Description 1 of 2
Alto Adige is the north half of the larger region known as Trentino-Alto Adige, in northern Italy. Also known as Sudtirol (South Tyrol), it borders Austria, and is bilingually German and Italian, with many Germanic influences.
The area dates back to the Bronze Age, first inhabited by the Celts, then the Etruscans. The Romans took it over in the 1st century AD. After the fall of the Roman empire, it suffered much of the same fate as other parts of the country as the target of violent invading factions such as the Visigoths. This bi-cultural blend of Italian and German began in the Middle Ages. By the end of World War II, the industrial revolution propelled the region’s infrastructure and economy. The Alto Adige became a popular tourist resort destination, bringing with it, a global appreciation of the region’s wines, cultivated for centuries by monks. The prestigious wine school San Michele all’Adige helped bring the wines to new heights of quality into the 21st century. Along with well known cooperatives with high levels of production and big followings, the region has become known for some excellent independent wineries.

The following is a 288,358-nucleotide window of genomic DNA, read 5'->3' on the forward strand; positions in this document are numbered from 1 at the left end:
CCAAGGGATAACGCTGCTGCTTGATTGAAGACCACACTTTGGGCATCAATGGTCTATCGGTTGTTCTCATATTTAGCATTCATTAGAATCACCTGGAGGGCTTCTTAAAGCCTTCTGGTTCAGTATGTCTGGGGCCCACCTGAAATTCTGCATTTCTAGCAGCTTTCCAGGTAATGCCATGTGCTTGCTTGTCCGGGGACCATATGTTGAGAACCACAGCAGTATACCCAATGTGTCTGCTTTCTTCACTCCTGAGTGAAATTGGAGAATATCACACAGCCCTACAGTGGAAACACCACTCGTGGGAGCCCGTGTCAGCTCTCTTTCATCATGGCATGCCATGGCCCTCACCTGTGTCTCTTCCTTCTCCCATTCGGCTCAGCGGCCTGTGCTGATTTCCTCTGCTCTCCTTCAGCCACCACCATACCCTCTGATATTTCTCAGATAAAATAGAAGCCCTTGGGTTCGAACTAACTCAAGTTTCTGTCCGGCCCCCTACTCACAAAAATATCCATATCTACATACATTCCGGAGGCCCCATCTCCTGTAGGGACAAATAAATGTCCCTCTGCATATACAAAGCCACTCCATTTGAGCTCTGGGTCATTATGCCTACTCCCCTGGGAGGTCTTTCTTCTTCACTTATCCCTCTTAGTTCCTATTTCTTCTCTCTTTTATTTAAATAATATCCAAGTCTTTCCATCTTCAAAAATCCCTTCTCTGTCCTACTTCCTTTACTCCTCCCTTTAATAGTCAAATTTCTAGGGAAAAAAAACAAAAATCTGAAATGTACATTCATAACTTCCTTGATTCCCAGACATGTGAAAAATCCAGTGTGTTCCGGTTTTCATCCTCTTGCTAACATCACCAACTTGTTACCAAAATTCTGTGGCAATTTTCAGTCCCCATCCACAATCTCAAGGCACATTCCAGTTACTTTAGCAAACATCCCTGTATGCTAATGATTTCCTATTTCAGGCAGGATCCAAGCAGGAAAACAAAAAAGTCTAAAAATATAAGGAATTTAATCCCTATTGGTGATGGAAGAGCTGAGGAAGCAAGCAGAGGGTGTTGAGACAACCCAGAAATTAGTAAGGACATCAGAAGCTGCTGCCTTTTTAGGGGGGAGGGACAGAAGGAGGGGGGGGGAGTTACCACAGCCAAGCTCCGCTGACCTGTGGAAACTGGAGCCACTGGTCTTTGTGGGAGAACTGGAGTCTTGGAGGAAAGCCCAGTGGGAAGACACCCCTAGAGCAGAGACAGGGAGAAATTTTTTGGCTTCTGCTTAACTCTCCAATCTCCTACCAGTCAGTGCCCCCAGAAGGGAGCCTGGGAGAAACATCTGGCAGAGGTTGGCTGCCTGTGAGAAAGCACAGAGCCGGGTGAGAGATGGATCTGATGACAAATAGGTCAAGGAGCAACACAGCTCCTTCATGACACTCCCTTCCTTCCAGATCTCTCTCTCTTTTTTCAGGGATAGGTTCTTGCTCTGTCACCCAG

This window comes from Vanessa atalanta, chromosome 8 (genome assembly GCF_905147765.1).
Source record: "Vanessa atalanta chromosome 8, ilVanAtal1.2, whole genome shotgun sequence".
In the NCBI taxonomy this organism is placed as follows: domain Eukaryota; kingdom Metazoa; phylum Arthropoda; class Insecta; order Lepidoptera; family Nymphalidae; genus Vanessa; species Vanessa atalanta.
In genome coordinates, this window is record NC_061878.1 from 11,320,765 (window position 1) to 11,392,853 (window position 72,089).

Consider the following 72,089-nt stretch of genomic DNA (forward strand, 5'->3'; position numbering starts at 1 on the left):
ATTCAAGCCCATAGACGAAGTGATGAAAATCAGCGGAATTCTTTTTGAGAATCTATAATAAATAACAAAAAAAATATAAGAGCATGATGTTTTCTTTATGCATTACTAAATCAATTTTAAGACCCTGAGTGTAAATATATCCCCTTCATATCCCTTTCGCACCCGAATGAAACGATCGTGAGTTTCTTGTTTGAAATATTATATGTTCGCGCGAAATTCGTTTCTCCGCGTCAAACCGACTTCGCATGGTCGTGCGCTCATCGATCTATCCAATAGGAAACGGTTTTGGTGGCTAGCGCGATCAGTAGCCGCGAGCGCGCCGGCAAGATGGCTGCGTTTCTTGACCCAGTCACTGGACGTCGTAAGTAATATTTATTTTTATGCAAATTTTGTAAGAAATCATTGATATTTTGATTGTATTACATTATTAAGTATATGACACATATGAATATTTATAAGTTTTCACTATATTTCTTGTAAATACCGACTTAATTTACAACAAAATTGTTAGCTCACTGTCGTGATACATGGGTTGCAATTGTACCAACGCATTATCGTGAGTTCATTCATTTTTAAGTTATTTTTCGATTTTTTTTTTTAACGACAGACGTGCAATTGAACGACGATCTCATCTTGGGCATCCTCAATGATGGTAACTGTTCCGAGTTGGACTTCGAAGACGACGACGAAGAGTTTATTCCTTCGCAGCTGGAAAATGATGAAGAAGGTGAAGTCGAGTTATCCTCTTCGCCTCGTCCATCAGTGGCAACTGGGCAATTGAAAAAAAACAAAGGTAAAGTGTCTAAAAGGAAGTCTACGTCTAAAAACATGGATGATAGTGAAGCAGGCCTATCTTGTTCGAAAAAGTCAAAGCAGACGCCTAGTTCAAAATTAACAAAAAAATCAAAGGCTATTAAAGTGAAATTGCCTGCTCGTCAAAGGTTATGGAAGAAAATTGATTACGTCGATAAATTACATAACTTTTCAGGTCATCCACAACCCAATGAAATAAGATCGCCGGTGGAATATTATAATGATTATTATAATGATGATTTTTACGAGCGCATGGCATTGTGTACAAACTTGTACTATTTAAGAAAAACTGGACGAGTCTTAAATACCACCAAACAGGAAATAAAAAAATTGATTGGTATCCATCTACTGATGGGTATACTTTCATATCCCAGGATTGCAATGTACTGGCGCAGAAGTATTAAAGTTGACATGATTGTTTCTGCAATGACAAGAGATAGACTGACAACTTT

Many of the wines are identified by DOC title, of which there are many, and/or district, further broken down into commune zones, that each have an Italian and then a German name. For example, Alto Adige Terlano is also called Sudtirol Terlaner, all referring to wines cultivated from the vineyards surrounding the town of Terlano.
Alto Adige wines very much bear the mark of its Germanic cultural identity, with white varietals such as Gewürztraminer, Riesling, Kerner, Müller-Thurgau and Sylvaner. What many consider the world’s best expressions of Pinot Grigio (Pinot Gris) are produced here.
The best known local indigenous varietals are both red. Schiava (Vernatsch) is the most widely planted. It’s a popular, light, fruity red, sometimes produced in an off dry style. Lagrein is a bolder, darker red that is characterized by its perfumey aromatics. Lagrein also makes excellent rosés. The two are sometimes blended together to give Schiava more fragrant depth and Lagrein more fruit to offset its tannic properties. Moscato Rosa, a rare Muscat clone, produces prized dessert wines. ~Amanda Schuster
Photo courtesy of southtyrolean via Wikimedia Commons
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